The final bill for the new St Sidwell’s Point leisure centre has not yet been published, but was already expected to reach £42 million by this time last year. Since then costs have risen and the total is likely to be significantly higher.
Exeter City Council nevertheless decided to purchase and redevelop the Guildhall shopping centre in October, at an expected cost of £55 million, to include the construction of new build to rent accommodation above the retail space.
The council took the decision in private, apparently without complying with local government transparency regulations.
It already owned the freehold interest in the 300,000 square feet shopping centre: the purchase involved the leasehold interest, which includes the 440 space multi-storey Paul Street car park.
Apart from the public interest in the use of public money which local government transparency regulations are intended to protect, decisions taken in breach of these regulations may be unlawful and ineffective, could constitute maladministration and may be subject to judicial review, placing the council’s finances at risk.
Local authorities are required by law to publish at least 28 clear days’ notice of their intention to hold any part of an executive meeting in private. Such notices must include an explanation of the reasons for holding the meeting in private and details of the issue to be discussed.
The rules also entitle anyone to make representations as to why the meeting should be open to the public, based on those details. Then, at least five clear days before the meeting, the local authority must publish another notice which must include its justification for excluding the public, any representations received and the council’s response to those representations.
When the meeting is convened its voting members (who are all elected councillors) must then decide whether to hold it in private or not.
The government said it introduced the current rules because the previous regulations “resulted in more meetings being held in private than could be properly justified on the basis of well founded reasons”.
It added that the new regulations “materially strengthen transparency and openness, by providing a clear presumption that all meetings of the executives, their committees or sub committees, must be held in public except in limited prescribed circumstances”.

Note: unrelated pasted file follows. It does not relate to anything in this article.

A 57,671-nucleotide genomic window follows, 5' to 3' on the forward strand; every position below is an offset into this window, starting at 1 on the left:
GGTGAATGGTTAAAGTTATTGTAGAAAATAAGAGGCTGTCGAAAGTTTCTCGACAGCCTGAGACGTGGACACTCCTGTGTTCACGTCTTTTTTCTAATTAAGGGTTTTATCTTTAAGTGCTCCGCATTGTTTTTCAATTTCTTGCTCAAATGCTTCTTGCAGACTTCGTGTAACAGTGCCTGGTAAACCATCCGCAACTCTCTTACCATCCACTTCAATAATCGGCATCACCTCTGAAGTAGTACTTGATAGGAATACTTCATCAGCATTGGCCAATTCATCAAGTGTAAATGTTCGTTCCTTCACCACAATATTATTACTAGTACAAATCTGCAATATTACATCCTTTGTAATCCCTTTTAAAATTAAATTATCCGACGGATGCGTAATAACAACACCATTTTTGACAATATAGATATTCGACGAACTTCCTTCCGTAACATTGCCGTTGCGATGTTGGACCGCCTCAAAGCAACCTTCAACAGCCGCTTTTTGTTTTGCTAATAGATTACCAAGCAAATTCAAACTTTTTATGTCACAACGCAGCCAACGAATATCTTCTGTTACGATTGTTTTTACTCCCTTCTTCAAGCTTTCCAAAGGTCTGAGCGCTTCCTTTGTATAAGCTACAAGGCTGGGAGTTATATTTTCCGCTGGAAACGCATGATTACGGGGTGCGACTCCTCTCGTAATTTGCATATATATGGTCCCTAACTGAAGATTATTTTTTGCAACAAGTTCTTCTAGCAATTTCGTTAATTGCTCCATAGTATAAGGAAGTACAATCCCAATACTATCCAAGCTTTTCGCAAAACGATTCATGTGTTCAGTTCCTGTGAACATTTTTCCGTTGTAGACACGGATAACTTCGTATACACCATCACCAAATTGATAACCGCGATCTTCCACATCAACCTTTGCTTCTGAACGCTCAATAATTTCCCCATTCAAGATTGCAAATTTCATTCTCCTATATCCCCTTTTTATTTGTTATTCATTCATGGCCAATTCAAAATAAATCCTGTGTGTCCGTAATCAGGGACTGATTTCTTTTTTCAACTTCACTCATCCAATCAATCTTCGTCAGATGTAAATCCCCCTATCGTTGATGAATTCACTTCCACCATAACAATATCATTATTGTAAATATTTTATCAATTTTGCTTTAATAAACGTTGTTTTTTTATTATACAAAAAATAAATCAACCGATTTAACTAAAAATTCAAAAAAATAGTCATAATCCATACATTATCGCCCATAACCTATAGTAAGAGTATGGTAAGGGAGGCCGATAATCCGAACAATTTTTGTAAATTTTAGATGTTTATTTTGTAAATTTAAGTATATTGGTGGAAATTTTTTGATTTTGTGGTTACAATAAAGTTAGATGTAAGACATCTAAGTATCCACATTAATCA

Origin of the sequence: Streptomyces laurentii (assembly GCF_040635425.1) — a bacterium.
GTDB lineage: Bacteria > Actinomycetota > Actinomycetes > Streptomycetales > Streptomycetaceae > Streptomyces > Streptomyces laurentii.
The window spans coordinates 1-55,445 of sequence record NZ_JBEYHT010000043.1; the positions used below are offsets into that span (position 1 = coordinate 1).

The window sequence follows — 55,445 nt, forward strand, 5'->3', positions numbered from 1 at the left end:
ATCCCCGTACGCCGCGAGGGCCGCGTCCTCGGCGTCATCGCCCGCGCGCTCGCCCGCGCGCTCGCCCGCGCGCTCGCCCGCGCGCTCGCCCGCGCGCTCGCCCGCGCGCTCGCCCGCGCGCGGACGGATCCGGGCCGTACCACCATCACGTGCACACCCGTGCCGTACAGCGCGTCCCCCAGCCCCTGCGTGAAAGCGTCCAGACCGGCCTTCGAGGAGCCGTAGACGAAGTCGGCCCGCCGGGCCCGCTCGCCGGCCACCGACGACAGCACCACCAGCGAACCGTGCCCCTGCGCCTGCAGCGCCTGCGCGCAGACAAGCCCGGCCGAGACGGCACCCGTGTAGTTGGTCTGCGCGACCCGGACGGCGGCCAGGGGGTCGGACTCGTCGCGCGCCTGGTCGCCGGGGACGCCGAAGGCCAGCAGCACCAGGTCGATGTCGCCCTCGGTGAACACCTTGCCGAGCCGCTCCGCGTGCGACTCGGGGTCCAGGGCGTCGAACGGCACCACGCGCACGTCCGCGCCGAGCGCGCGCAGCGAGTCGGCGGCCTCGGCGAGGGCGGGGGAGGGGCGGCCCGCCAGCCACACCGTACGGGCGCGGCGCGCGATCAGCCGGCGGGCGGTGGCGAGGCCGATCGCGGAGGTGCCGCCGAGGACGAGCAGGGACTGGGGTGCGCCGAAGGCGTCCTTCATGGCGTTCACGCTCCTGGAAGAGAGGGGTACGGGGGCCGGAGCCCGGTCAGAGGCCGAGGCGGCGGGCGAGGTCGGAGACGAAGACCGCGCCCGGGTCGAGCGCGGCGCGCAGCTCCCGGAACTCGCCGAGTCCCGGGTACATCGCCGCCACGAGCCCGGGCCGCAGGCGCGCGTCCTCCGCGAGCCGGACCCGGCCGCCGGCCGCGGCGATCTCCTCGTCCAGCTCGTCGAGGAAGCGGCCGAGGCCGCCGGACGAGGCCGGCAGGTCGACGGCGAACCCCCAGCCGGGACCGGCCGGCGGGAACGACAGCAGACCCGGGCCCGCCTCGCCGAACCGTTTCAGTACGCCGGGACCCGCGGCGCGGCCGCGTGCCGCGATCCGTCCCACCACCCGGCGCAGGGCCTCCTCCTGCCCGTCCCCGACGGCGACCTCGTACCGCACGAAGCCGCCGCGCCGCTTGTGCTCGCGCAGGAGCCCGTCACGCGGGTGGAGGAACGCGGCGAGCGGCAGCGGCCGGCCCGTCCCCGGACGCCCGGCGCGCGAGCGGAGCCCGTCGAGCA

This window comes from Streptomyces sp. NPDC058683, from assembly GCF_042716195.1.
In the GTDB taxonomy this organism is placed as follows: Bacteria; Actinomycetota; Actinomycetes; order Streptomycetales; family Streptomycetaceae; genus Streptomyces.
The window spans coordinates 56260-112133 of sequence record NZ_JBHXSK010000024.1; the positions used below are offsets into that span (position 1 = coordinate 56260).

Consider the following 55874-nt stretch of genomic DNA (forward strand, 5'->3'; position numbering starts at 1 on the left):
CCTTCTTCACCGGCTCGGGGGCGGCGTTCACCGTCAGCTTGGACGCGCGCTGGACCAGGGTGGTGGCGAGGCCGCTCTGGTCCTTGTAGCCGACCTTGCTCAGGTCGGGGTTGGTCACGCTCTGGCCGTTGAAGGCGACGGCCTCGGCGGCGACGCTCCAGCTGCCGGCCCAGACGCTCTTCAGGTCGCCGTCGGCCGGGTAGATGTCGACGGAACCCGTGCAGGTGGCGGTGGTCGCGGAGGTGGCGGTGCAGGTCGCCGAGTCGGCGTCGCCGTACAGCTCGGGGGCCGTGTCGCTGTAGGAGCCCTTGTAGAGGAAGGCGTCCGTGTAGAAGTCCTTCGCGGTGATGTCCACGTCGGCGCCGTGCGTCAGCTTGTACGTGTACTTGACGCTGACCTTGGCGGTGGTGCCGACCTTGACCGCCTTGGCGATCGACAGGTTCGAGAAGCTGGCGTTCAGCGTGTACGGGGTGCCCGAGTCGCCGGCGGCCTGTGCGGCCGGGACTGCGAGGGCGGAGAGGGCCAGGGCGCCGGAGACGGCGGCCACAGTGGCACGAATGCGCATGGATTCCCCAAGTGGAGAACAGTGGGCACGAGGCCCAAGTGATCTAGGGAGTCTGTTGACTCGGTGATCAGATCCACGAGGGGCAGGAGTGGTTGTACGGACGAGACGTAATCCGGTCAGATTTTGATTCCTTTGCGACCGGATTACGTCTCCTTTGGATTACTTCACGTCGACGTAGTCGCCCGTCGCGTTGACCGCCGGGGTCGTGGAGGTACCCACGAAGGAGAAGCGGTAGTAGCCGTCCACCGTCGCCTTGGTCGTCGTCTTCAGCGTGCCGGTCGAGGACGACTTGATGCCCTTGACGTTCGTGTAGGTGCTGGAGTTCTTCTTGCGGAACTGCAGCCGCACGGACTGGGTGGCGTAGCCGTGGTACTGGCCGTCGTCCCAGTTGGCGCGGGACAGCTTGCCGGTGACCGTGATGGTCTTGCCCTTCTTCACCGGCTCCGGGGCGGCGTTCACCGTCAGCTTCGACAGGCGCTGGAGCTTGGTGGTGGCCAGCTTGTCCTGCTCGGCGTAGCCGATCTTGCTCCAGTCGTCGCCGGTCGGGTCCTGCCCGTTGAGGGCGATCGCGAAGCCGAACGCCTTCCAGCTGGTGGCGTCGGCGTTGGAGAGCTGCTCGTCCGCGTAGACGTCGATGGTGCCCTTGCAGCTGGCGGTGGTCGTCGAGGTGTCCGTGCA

The £55 million Guildhall shopping centre decision was recommended by an executive meeting on 5 October last year before being approved at a meeting of the full council on 18 October. Both meetings discussed the matter in private.
However notice of the council’s intention to exclude the press and public from the executive meeting was not published until 24 September, just ten clear days before the meeting took place, and only 23 clear days before the council approved the executive’s recommendation.
The only details provided by the notice were: “Acquisition of property to support Liveable Exeter - To consider the report of the Director Finance”. These do not supply sufficient “particulars of the matter”, as required by the legislation, to make representations as to why the meeting should not be held in private.
We challenged the council on its failure to provide 28 days’ clear notice of the private meeting, but were told that it was not required. We also submitted representations objecting to the private meeting, but neither notice of these representations nor any response from the council was ever published.
The council’s leisure and retail investments represent major financial risks to the city.
We now face of a cost of living crisis which is likely to see disposable incomes fall faster than they have for half a century with stagflation depressing the economy for years to come. The chancellor is unlikely to address the situation adequately in tomorrow’s spring statement.
The end of pandemic business support, rising employers’ national insurance rates and staff shortages which show no sign of abating are also challenging retail and leisure businesses. And that’s without inflation that is likely to exceed 8%, perhaps more, by the end of the year.
All those who back the council’s balance sheets via their council tax or business rates payments, or stand to bear the brunt of loss of public services, will be adversely affected if things go wrong.
The public interest in council borrowing and investment, especially decisions involving such large sums of public money, could hardly be more pressing. The council should not be seeking to keep such decisions secret whether doing so breaches the regulations or not.